“When I first saw the video, I was very impressed by Perhat’s manliness, after all he is a true Balangza from the heart of Ürümchi, the August First Steel Factory. When I was in college, students like me from other towns were afraid of three groups of Ürümchi students from three neighborhoods: Black First Mountain (Heijia Shan), Sixth Big Bend (Liu Da Wan), and August First Steel Factory (Ba Gang). They were all Balangza and would fight hard for their friends. We (students from out of town) would avoid getting into fights with them at all costs because they could gather a crowd in a matter of minutes and crush you.”

When other young men call Perhat a “true Balangza”, they are using the term in a completely positive way: Perhat is both fierce and honest; proud and gracious.  The refusal to overshadow someone you respect and the use of threats such as: “if he can’t continue, then I will also not go on to the next round” is all part of the lexicon of Uyghur masculinity. When Perhat refuses to allow Wang Feng to raise his arm in victory, Perhat is showing us how deep the qualities of friendship are for Uyghur men – they are stronger than the pull to conform to norms of individual triumph that are championed on national television. Maybe this is why over 7 million people have viewed this video on the Chinese internet.

What is unique here is that Perhat is treating his Han counterpart in the same way that he would treat a close Uyghur friend. That level of respect across the ethnic divide is what makes Perhat seem so extraordinary, not only does he have the gift of an amazing voice but he also has the ability to transcend the usual social norms. This is what makes him such a great artist. It is what makes his millions of fans in Xinjiang and across the Chinese-speaking world love him so much. This is why his Uyghur fans call him a “Wolf-Kid” and his Han fans call him “A Lion from the Pamirs.” Even migrants from Sichuan on the south side on Ürümchi are sitting up and paying attention when he takes the stage: he is an animal of another kind.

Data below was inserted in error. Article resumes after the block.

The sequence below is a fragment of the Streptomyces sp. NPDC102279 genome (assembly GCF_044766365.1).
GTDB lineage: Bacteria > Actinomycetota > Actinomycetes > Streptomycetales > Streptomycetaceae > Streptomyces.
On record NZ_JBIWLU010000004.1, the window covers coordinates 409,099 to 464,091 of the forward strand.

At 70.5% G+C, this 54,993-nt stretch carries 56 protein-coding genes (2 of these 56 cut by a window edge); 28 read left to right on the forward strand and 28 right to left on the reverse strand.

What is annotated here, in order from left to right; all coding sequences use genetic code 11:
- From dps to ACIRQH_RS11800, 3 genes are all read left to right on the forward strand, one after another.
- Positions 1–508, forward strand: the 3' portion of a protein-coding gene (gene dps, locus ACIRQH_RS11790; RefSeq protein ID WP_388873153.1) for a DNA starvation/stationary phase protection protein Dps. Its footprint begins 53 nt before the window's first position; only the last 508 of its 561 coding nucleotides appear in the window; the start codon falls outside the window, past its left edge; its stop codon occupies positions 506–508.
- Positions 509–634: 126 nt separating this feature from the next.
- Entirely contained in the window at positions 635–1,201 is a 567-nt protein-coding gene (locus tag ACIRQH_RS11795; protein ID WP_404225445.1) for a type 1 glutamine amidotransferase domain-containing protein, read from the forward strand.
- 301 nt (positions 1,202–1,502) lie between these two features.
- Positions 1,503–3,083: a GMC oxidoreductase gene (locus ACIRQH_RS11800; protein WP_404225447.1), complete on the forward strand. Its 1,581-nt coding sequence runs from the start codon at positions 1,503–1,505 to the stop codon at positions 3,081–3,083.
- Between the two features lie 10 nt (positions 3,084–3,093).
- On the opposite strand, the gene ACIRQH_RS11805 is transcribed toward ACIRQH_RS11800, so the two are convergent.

4 Comments

  1. vividskyblue says

    Hi beigewind, came across your site recently and am most glad to see your research spanning across social and creative fields, in particular the content analysis of media related to Chinese Central Asia. Hope to be in touch to learn more from you and for research assistance opportunities 🙂

  2. Pingback: Perhat, a Gracious Uyghur Rock Star on the Voice of China | CleverJots

  3. Mirshad says

    I wouldn’t necessarily say that the term “balangza” is the combination of “kid” and “wolf”. It’s highly possible that it’s the term “balang” which means your kid, with old the Mandarin noun formation ending “子”. There is no suffix in Chinese would make the noun first, second or third person possessive, “balang”-your kid might be the word they have heard most for describing a child. That might have been mistakenly understood as “kids” in general. The “子” part also makes it masculine rather (as a boy child) than feminine. That’s why it could’ve been used and still used as describing boys.

  4. Pingback: The Best of the Art of Chinese Central Asia in 2014 | the art of life in chinese central asia